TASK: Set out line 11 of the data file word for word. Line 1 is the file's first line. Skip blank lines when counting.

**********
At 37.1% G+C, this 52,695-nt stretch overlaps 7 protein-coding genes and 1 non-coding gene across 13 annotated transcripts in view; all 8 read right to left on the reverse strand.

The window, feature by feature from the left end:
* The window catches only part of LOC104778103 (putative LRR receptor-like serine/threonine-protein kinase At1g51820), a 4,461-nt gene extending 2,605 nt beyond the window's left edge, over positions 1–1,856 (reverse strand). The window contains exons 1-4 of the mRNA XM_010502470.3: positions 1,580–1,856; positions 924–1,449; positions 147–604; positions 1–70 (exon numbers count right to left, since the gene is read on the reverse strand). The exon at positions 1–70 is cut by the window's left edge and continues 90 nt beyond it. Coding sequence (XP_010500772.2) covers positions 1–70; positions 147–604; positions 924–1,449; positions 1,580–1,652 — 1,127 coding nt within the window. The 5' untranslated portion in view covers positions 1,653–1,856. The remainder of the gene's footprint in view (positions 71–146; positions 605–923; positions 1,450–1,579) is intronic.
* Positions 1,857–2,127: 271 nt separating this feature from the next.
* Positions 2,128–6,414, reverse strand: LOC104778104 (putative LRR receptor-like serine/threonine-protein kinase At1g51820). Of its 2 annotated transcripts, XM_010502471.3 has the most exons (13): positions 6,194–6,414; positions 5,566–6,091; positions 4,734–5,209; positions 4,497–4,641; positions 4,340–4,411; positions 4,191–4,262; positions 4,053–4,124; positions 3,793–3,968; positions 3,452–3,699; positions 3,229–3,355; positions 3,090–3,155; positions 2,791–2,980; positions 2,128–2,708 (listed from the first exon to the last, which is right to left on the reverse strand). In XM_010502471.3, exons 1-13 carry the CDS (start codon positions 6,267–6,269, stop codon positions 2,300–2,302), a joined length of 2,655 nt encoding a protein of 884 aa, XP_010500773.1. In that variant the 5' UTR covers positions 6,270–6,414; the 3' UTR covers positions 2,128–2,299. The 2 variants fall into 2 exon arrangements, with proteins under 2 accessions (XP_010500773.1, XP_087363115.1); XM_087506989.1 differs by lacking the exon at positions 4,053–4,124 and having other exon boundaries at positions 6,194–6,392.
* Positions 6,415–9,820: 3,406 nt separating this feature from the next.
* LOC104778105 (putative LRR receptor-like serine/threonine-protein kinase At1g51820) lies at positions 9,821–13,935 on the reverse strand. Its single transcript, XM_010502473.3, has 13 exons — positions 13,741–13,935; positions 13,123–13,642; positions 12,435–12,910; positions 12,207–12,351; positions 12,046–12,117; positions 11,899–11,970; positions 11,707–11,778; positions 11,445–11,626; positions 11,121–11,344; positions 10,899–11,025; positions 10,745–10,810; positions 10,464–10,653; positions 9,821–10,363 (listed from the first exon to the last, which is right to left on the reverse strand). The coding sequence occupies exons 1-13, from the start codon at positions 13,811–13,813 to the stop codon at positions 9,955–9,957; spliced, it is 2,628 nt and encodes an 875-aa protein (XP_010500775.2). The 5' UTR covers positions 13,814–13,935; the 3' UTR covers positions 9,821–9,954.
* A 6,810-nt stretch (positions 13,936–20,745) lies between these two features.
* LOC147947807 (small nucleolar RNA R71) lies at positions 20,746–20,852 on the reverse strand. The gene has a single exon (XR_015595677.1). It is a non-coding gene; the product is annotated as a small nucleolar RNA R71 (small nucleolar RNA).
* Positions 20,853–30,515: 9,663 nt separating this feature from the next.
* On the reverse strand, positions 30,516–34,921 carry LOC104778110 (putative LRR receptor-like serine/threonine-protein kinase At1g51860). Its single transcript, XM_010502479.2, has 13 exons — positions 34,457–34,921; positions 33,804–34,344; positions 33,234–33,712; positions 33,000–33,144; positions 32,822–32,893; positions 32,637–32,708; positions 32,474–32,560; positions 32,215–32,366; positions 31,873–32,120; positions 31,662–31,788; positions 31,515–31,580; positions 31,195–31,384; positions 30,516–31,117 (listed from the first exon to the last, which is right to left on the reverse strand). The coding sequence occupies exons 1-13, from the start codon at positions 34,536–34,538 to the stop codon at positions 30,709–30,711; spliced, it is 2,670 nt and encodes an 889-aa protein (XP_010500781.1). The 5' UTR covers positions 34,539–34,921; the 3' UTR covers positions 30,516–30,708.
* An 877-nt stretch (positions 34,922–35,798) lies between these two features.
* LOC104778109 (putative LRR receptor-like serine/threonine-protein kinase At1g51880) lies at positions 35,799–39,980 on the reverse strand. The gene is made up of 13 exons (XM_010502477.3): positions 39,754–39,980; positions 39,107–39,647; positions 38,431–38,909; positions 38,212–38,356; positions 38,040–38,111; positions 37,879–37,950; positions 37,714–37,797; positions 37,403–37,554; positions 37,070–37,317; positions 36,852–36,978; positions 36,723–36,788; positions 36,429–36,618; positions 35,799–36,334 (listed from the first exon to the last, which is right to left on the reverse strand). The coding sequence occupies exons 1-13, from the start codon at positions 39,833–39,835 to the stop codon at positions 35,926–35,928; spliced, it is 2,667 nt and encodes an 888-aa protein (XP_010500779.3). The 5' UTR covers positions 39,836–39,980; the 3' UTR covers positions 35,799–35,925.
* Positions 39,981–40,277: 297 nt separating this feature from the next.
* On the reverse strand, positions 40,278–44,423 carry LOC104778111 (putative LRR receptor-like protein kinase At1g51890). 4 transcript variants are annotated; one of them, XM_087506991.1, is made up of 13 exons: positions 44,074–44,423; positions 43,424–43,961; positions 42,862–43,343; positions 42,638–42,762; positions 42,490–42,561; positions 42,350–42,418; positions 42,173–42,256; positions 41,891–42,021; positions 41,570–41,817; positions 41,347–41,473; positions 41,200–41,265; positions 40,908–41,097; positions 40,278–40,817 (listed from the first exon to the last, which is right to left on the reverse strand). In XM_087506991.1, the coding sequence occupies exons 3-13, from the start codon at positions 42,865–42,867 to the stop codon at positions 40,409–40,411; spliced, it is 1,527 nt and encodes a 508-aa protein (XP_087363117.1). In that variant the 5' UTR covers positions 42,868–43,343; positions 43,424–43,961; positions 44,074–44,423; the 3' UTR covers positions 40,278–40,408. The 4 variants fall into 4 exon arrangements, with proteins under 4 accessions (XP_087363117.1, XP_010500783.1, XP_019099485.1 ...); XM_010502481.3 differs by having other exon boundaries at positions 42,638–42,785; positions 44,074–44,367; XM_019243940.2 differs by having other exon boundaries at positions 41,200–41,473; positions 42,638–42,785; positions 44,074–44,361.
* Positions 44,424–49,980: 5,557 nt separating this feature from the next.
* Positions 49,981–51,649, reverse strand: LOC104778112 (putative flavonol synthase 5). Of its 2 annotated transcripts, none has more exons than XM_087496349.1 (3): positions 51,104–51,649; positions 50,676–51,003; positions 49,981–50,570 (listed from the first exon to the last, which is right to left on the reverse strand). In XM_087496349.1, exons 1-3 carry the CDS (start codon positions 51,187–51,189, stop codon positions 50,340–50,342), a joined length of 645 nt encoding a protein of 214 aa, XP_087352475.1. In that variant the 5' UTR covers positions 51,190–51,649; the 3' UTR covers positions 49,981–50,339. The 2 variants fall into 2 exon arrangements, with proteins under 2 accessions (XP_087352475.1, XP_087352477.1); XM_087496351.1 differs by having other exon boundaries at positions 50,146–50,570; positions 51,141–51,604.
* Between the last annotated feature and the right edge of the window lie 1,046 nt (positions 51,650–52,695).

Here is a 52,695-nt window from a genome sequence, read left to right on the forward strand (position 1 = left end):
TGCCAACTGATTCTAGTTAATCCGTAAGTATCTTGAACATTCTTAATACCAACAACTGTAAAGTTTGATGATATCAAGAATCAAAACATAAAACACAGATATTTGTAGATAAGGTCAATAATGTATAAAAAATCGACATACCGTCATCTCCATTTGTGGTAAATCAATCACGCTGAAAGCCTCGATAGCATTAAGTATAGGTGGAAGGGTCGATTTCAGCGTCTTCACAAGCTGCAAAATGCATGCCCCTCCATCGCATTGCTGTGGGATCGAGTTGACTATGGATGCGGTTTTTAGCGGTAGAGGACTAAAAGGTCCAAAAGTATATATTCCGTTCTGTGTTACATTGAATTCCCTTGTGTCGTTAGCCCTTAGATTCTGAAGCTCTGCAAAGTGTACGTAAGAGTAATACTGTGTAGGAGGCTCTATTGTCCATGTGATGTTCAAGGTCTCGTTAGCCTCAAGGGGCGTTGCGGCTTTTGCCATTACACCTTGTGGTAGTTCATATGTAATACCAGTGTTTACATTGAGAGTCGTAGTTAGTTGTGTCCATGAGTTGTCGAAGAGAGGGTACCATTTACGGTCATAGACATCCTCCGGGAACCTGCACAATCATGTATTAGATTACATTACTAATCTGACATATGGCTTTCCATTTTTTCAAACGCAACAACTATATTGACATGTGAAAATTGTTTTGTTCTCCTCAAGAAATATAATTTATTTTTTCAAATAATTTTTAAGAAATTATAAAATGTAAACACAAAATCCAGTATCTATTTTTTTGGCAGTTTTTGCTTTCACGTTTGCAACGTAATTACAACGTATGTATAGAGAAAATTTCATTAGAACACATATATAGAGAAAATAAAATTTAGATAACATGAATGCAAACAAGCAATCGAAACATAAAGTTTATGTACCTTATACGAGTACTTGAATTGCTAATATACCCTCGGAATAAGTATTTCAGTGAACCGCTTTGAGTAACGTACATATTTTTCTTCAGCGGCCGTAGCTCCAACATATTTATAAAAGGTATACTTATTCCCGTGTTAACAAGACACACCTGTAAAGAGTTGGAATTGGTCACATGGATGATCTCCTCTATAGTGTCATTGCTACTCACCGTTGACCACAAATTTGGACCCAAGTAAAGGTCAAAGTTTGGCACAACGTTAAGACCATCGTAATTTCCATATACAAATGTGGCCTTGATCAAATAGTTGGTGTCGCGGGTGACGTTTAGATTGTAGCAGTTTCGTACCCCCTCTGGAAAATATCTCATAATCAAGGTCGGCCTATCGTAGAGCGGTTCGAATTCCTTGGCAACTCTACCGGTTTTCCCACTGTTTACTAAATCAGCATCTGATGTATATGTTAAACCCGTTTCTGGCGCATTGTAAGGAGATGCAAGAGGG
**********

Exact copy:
* On the reverse strand, positions 30,516–34,921 carry LOC104778110 (putative LRR receptor-like serine/threonine-protein kinase At1g51860). Its single transcript, XM_010502479.2, has 13 exons — positions 34,457–34,921; positions 33,804–34,344; positions 33,234–33,712; positions 33,000–33,144; positions 32,822–32,893; positions 32,637–32,708; positions 32,474–32,560; positions 32,215–32,366; positions 31,873–32,120; positions 31,662–31,788; positions 31,515–31,580; positions 31,195–31,384; positions 30,516–31,117 (listed from the first exon to the last, which is right to left on the reverse strand). The coding sequence occupies exons 1-13, from the start codon at positions 34,536–34,538 to the stop codon at positions 30,709–30,711; spliced, it is 2,670 nt and encodes an 889-aa protein (XP_010500781.1). The 5' UTR covers positions 34,539–34,921; the 3' UTR covers positions 30,516–30,708.